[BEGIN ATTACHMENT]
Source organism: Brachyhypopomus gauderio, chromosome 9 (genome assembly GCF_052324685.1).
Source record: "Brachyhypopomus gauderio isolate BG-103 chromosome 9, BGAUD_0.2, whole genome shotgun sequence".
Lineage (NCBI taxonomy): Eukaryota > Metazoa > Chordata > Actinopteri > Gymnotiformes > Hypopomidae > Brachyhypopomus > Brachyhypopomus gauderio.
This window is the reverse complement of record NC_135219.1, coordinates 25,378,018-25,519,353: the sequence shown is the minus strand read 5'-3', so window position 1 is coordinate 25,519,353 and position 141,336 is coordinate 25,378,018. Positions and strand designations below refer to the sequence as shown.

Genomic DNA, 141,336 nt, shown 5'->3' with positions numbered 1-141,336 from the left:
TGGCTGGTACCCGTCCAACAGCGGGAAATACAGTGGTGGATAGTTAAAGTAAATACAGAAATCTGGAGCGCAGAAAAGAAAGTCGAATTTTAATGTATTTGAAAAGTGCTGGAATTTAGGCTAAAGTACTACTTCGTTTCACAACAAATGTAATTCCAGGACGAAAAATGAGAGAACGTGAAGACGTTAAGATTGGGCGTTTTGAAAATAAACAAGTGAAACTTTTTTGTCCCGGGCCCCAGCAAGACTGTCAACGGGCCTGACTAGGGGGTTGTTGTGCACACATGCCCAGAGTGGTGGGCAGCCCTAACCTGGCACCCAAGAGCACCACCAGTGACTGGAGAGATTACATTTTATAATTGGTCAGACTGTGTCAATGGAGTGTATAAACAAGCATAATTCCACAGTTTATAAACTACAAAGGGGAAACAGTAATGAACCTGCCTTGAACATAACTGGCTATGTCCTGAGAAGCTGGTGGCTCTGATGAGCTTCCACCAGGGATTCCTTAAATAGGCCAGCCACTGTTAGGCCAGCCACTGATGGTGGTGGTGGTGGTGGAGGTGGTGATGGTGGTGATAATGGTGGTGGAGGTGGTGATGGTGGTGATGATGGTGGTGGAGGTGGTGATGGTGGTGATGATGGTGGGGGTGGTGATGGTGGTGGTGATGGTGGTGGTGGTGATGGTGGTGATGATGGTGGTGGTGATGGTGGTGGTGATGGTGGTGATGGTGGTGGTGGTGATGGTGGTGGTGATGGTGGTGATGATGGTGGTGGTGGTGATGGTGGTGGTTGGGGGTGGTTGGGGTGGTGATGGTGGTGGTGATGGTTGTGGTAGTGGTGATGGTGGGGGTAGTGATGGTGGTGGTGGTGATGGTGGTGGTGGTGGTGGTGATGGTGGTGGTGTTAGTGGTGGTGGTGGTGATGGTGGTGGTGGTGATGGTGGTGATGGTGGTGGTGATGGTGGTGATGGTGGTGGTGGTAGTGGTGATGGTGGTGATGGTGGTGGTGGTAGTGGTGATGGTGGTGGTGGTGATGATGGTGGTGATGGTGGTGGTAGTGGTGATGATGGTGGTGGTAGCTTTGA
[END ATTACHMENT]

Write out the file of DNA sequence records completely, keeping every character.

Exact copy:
Source organism: Brachyhypopomus gauderio, chromosome 9 (genome assembly GCF_052324685.1).
Source record: "Brachyhypopomus gauderio isolate BG-103 chromosome 9, BGAUD_0.2, whole genome shotgun sequence".
Lineage (NCBI taxonomy): Eukaryota > Metazoa > Chordata > Actinopteri > Gymnotiformes > Hypopomidae > Brachyhypopomus > Brachyhypopomus gauderio.
This window is the reverse complement of record NC_135219.1, coordinates 25,378,018-25,519,353: the sequence shown is the minus strand read 5'-3', so window position 1 is coordinate 25,519,353 and position 141,336 is coordinate 25,378,018. Positions and strand designations below refer to the sequence as shown.

Genomic DNA, 141,336 nt, shown 5'->3' with positions numbered 1-141,336 from the left:
TGGCTGGTACCCGTCCAACAGCGGGAAATACAGTGGTGGATAGTTAAAGTAAATACAGAAATCTGGAGCGCAGAAAAGAAAGTCGAATTTTAATGTATTTGAAAAGTGCTGGAATTTAGGCTAAAGTACTACTTCGTTTCACAACAAATGTAATTCCAGGACGAAAAATGAGAGAACGTGAAGACGTTAAGATTGGGCGTTTTGAAAATAAACAAGTGAAACTTTTTTGTCCCGGGCCCCAGCAAGACTGTCAACGGGCCTGACTAGGGGGTTGTTGTGCACACATGCCCAGAGTGGTGGGCAGCCCTAACCTGGCACCCAAGAGCACCACCAGTGACTGGAGAGATTACATTTTATAATTGGTCAGACTGTGTCAATGGAGTGTATAAACAAGCATAATTCCACAGTTTATAAACTACAAAGGGGAAACAGTAATGAACCTGCCTTGAACATAACTGGCTATGTCCTGAGAAGCTGGTGGCTCTGATGAGCTTCCACCAGGGATTCCTTAAATAGGCCAGCCACTGTTAGGCCAGCCACTGATGGTGGTGGTGGTGGTGGAGGTGGTGATGGTGGTGATAATGGTGGTGGAGGTGGTGATGGTGGTGATGATGGTGGTGGAGGTGGTGATGGTGGTGATGATGGTGGGGGTGGTGATGGTGGTGGTGATGGTGGTGGTGGTGATGGTGGTGATGATGGTGGTGGTGATGGTGGTGGTGATGGTGGTGATGGTGGTGGTGGTGATGGTGGTGGTGATGGTGGTGATGATGGTGGTGGTGGTGATGGTGGTGGTTGGGGGTGGTTGGGGTGGTGATGGTGGTGGTGATGGTTGTGGTAGTGGTGATGGTGGGGGTAGTGATGGTGGTGGTGGTGATGGTGGTGGTGGTGGTGGTGATGGTGGTGGTGTTAGTGGTGGTGGTGGTGATGGTGGTGGTGGTGATGGTGGTGATGGTGGTGGTGATGGTGGTGATGGTGGTGGTGGTAGTGGTGATGGTGGTGATGGTGGTGGTGGTAGTGGTGATGGTGGTGGTGGTGATGATGGTGGTGATGGTGGTGGTAGTGGTGATGATGGTGGTGGTAGCTTTGA